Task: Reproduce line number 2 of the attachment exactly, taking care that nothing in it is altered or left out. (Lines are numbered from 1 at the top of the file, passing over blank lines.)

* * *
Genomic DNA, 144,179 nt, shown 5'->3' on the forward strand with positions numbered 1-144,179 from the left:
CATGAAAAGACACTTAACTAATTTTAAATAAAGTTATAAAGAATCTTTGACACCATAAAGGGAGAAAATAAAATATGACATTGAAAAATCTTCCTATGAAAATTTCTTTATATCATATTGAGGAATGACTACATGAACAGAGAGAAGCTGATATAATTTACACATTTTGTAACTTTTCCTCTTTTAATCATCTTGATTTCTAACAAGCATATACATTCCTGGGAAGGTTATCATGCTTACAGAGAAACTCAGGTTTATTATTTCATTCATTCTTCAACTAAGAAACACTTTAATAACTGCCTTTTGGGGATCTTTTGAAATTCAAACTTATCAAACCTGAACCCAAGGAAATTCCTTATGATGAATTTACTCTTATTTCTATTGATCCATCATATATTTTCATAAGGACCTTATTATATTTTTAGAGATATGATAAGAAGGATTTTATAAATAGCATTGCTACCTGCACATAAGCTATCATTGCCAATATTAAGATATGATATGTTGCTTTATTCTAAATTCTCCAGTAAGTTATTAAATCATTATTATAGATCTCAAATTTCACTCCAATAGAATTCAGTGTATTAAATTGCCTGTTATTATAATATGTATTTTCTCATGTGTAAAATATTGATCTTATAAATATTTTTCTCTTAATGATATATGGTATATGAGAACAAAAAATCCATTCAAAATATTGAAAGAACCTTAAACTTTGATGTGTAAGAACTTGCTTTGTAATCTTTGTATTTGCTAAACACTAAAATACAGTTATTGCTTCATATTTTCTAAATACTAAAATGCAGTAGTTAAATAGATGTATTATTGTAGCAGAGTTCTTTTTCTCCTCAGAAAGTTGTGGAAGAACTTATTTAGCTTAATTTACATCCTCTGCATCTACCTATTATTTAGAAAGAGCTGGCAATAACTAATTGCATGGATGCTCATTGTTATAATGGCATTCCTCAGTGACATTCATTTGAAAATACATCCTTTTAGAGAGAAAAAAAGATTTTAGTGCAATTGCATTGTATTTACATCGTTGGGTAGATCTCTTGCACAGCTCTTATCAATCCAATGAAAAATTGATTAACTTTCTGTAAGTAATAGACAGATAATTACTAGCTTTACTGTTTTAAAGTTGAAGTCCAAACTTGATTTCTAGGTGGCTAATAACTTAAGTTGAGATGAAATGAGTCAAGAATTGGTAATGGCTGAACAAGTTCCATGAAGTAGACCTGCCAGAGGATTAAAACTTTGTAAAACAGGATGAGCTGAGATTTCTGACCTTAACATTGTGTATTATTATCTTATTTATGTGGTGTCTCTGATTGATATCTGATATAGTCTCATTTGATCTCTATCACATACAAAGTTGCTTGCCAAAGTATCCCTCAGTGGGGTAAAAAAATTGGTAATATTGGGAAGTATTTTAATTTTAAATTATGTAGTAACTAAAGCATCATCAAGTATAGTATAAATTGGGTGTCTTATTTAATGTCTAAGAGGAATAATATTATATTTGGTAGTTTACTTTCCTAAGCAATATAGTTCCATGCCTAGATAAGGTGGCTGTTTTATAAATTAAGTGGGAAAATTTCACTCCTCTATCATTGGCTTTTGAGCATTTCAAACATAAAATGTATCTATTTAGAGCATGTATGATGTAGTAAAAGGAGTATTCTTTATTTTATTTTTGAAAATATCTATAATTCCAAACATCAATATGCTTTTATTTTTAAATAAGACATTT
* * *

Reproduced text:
CATGAAAAGACACTTAACTAATTTTAAATAAAGTTATAAAGAATCTTTGACACCATAAAGGGAGAAAATAAAATATGACATTGAAAAATCTTCCTATGAAAATTTCTTTATATCATATTGAGGAATGACTACATGAACAGAGAGAAGCTGATATAATTTACACATTTTGTAACTTTTCCTCTTTTAATCATCTTGATTTCTAACAAGCATATACATTCCTGGGAAGGTTATCATGCTTACAGAGAAACTCAGGTTTATTATTTCATTCATTCTTCAACTAAGAAACACTTTAATAACTGCCTTTTGGGGATCTTTTGAAATTCAAACTTATCAAACCTGAACCCAAGGAAATTCCTTATGATGAATTTACTCTTATTTCTATTGATCCATCATATATTTTCATAAGGACCTTATTATATTTTTAGAGATATGATAAGAAGGATTTTATAAATAGCATTGCTACCTGCACATAAGCTATCATTGCCAATATTAAGATATGATATGTTGCTTTATTCTAAATTCTCCAGTAAGTTATTAAATCATTATTATAGATCTCAAATTTCACTCCAATAGAATTCAGTGTATTAAATTGCCTGTTATTATAATATGTATTTTCTCATGTGTAAAATATTGATCTTATAAATATTTTTCTCTTAATGATATATGGTATATGAGAACAAAAAATCCATTCAAAATATTGAAAGAACCTTAAACTTTGATGTGTAAGAACTTGCTTTGTAATCTTTGTATTTGCTAAACACTAAAATACAGTTATTGCTTCATATTTTCTAAATACTAAAATGCAGTAGTTAAATAGATGTATTATTGTAGCAGAGTTCTTTTTCTCCTCAGAAAGTTGTGGAAGAACTTATTTAGCTTAATTTACATCCTCTGCATCTACCTATTATTTAGAAAGAGCTGGCAATAACTAATTGCATGGATGCTCATTGTTATAATGGCATTCCTCAGTGACATTCATTTGAAAATACATCCTTTTAGAGAGAAAAAAAGATTTTAGTGCAATTGCATTGTATTTACATCGTTGGGTAGATCTCTTGCACAGCTCTTATCAATCCAATGAAAAATTGATTAACTTTCTGTAAGTAATAGACAGATAATTACTAGCTTTACTGTTTTAAAGTTGAAGTCCAAACTTGATTTCTAGGTGGCTAATAACTTAAGTTGAGATGAAATGAGTCAAGAATTGGTAATGGCTGAACAAGTTCCATGAAGTAGACCTGCCAGAGGATTAAAACTTTGTAAAACAGGATGAGCTGAGATTTCTGACCTTAACATTGTGTATTATTATCTTATTTATGTGGTGTCTCTGATTGATATCTGATATAGTCTCATTTGATCTCTATCACATACAAAGTTGCTTGCCAAAGTATCCCTCAGTGGGGTAAAAAAATTGGTAATATTGGGAAGTATTTTAATTTTAAATTATGTAGTAACTAAAGCATCATCAAGTATAGTATAAATTGGGTGTCTTATTTAATGTCTAAGAGGAATAATATTATATTTGGTAGTTTACTTTCCTAAGCAATATAGTTCCATGCCTAGATAAGGTGGCTGTTTTATAAATTAAGTGGGAAAATTTCACTCCTCTATCATTGGCTTTTGAGCATTTCAAACATAAAATGTATCTATTTAGAGCATGTATGATGTAGTAAAAGGAGTATTCTTTATTTTATTTTTGAAAATATCTATAATTCCAAACATCAATATGCTTTTATTTTTAAATAAGACATTT